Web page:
- The Washington Times - Friday, April 12, 2002

Colombian rebels kidnap 9 lawmakers

BOGOTA, Colombia Suspected rebels dressed in military uniforms burst into a provincial parliamentary building in the city of Cali yesterday and kidnapped nine lawmakers, police said. Five later were rescued by police.

Witnesses said the gunmen posed as a bomb squad and even brought a dog to gain entry to the building. Cali is Colombia's third-largest city and the capital of Valle de Cauca state.

The kidnappers told the assemblymen there was a bomb in the building and then fled with them, a police official said. Security forces chased the kidnappers in vehicles and by helicopter to the outskirts of Cali and rescued five of the lawmakers.

Interior minister Armando Estrada blamed the Revolutionary Armed Forces of Colombia, or FARC, for the mass kidnapping.

Referendum push a U.S. plot, Cuba says

HAVANA In the first official reaction to an unprecedented push by local dissidents for a referendum to reform Cuba's one-party communist system, Havana said yesterday the proposal was a pro-U.S. plot that would go nowhere.

Activists behind the Varela Project which has become the small Cuban dissident movement's main rallying cause this year say they have collected 10,000 signatures in favor of the referendum as required by the constitution.

The project, named for a 19th-century pro-independence Roman Catholic priest, Felix Varela, proposes a popular vote on rights of free expression and association, an amnesty for political prisoners, more opportunities for private business, a new electoral law and a general election.

Foreign Minister Felipe Perez Roque avoided mentioning the project by name when asked about it at a news conference, but condemned its backers as being "on the U.S. government payroll."

"I don't think any of their initiatives or slanders in favor of a superpower's policy against a small country will have any success or any echo or support among the Cuban people," Mr. Perez said.

"The Cuban people is a politicized people, with growing levels of culture and understanding … and will not be deceived by the lies of a few opportunists and tricksters."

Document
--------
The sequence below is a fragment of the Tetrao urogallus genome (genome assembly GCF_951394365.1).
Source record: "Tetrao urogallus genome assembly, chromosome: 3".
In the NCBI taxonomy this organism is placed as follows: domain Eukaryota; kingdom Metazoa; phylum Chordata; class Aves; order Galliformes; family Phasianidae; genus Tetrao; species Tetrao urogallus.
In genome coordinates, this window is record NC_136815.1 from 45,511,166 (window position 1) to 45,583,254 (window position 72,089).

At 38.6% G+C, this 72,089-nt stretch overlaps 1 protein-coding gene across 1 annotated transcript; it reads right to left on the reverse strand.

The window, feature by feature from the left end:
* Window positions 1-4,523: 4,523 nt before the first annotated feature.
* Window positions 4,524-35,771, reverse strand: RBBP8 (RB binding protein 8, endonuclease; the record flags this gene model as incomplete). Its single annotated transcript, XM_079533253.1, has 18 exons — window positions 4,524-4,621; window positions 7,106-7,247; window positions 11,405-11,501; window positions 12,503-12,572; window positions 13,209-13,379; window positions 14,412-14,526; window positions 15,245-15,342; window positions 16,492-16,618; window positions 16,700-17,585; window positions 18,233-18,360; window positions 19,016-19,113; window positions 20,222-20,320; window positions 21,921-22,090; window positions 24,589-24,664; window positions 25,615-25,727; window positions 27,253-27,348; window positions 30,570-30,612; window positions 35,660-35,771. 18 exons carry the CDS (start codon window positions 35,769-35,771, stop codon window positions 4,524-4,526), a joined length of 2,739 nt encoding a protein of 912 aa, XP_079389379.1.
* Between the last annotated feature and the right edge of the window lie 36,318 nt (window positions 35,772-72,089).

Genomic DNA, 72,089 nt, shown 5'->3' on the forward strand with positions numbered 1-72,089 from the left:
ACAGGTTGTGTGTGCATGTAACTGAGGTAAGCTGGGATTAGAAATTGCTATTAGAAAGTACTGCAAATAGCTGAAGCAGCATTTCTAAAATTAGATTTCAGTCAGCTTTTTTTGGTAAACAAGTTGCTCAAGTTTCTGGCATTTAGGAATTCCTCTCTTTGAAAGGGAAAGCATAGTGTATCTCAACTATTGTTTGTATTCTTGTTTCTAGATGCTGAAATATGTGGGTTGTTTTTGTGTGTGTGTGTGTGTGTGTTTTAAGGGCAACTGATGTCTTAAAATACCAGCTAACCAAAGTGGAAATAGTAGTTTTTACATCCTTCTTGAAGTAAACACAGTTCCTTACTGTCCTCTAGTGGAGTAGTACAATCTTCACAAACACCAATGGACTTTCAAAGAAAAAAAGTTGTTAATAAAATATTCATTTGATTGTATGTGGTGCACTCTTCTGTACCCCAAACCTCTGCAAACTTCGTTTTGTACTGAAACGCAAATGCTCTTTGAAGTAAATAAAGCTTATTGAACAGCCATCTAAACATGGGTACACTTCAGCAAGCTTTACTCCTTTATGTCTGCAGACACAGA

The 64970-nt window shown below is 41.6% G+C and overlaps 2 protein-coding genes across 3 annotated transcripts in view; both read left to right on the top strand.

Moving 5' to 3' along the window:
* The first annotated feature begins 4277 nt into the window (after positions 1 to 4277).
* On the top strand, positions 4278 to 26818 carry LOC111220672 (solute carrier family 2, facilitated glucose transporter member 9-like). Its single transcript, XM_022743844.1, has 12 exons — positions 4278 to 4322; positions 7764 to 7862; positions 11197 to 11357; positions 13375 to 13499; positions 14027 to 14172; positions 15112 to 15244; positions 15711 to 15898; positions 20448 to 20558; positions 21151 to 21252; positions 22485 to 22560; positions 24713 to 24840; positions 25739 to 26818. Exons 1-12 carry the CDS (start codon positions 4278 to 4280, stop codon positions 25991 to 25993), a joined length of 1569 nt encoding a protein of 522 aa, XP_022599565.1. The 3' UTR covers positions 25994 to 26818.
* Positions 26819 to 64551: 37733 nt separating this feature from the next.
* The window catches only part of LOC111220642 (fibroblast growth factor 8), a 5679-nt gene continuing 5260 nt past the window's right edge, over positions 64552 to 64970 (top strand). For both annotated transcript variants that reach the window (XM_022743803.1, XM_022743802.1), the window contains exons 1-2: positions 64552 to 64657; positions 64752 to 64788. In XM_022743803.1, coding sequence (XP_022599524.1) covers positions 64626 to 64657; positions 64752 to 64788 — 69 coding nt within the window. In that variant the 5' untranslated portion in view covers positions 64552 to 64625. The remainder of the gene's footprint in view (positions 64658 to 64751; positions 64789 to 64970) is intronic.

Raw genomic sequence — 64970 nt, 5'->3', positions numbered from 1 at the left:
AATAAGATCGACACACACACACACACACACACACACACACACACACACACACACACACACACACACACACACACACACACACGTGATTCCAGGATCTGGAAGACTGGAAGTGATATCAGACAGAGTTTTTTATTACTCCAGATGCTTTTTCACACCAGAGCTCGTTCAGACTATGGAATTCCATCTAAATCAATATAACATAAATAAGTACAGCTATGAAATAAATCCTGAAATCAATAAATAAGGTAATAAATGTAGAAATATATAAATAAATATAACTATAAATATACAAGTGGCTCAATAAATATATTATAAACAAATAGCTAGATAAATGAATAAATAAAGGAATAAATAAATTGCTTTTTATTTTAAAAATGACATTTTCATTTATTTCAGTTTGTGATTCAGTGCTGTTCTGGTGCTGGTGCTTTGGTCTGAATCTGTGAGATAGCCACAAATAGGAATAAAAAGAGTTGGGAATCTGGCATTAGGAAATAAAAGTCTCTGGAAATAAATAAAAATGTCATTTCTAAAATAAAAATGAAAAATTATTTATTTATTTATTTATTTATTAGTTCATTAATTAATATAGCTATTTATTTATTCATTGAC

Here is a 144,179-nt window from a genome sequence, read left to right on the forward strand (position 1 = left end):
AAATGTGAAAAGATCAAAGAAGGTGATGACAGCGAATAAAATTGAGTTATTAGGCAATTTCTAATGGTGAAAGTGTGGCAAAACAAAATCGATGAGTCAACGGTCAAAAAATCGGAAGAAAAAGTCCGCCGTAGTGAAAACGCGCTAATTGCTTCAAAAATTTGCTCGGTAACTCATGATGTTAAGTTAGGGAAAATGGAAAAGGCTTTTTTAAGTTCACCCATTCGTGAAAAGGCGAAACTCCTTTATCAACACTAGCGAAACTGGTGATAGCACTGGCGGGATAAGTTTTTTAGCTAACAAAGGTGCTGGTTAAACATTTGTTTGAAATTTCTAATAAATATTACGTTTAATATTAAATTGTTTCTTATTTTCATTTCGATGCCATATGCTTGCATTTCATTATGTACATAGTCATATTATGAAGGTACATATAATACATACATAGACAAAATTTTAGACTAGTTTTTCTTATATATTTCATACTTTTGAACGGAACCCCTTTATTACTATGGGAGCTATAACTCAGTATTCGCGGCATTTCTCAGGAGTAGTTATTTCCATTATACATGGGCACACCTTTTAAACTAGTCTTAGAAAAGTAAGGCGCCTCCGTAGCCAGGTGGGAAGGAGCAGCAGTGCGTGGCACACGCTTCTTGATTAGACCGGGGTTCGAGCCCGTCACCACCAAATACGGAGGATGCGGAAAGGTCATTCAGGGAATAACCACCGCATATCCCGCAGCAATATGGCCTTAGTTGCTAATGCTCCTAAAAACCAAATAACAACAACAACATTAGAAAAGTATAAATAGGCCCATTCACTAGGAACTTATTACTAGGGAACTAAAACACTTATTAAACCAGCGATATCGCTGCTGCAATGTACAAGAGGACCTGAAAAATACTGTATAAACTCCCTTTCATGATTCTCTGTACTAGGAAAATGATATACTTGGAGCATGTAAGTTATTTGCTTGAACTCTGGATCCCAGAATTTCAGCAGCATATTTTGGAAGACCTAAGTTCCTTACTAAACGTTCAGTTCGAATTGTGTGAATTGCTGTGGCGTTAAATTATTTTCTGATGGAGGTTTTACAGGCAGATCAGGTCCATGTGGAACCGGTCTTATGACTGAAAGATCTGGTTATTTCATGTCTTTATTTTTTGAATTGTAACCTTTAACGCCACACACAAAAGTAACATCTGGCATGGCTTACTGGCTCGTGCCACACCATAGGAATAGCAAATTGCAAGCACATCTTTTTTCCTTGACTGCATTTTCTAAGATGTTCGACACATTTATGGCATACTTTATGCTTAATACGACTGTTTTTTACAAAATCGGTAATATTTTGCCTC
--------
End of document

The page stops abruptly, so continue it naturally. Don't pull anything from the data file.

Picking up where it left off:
Although its backers insist the Varela Project is wholly local, Mr. Castro's traditional enemy, the U.S. government, is backing it publicly. Washington's most senior diplomat in Cuba, Vicki Huddleston, has called it the most important development of recent times among the Caribbean island's small and traditionally fragmented opposition movement.

China says Taiwan to dominate Hu visit

BEIJING China yesterday announced that Vice President Hu Jintao expected to be the next leader of the world's most populous nation would visit Washington later this month for talks likely to be dominated by the Taiwan dispute.

The announcement that the trip by Mr. Hu would go ahead ended weeks of speculation that Beijing was on the verge of canceling it in anger at recent U.S. overtures to Taiwan.

A U.S. official in Washington confirmed the visit and said Mr. Hu was scheduled to meet with top U.S. officials, including Vice President Richard B. Cheney on May 1.

The official Xinhua news agency said Mr. Hu would be visiting Malaysia, Singapore and the United States from April 23 to May 5, but did not give the specific dates of each visit.

Sudan says many rebels killed in clashes

CAIRO Sudan's military yesterday said it had clashed with rebels in the oil-producing Unity state in southern Sudan, killing many and taking full control of the area, Sudanese radio reported.

"The armed forces … have managed to expel the outlaws in Marmar region of Unity State, inflicting on them great losses in lives and ammunition," said the radio, monitored by the British Broadcasting Corp.

Spokesman Samson Kwaje of the main rebel group, the Sudan People's Liberation Army, or SPLA, said he had no information about the government claim.

Sudanese rebels have been fighting for greater autonomy for the mostly Christian or animist south from the Muslim, Arab north since 1983. Diplomats and sources in Sudan said fighting had increased in recent weeks and months in some oil areas.

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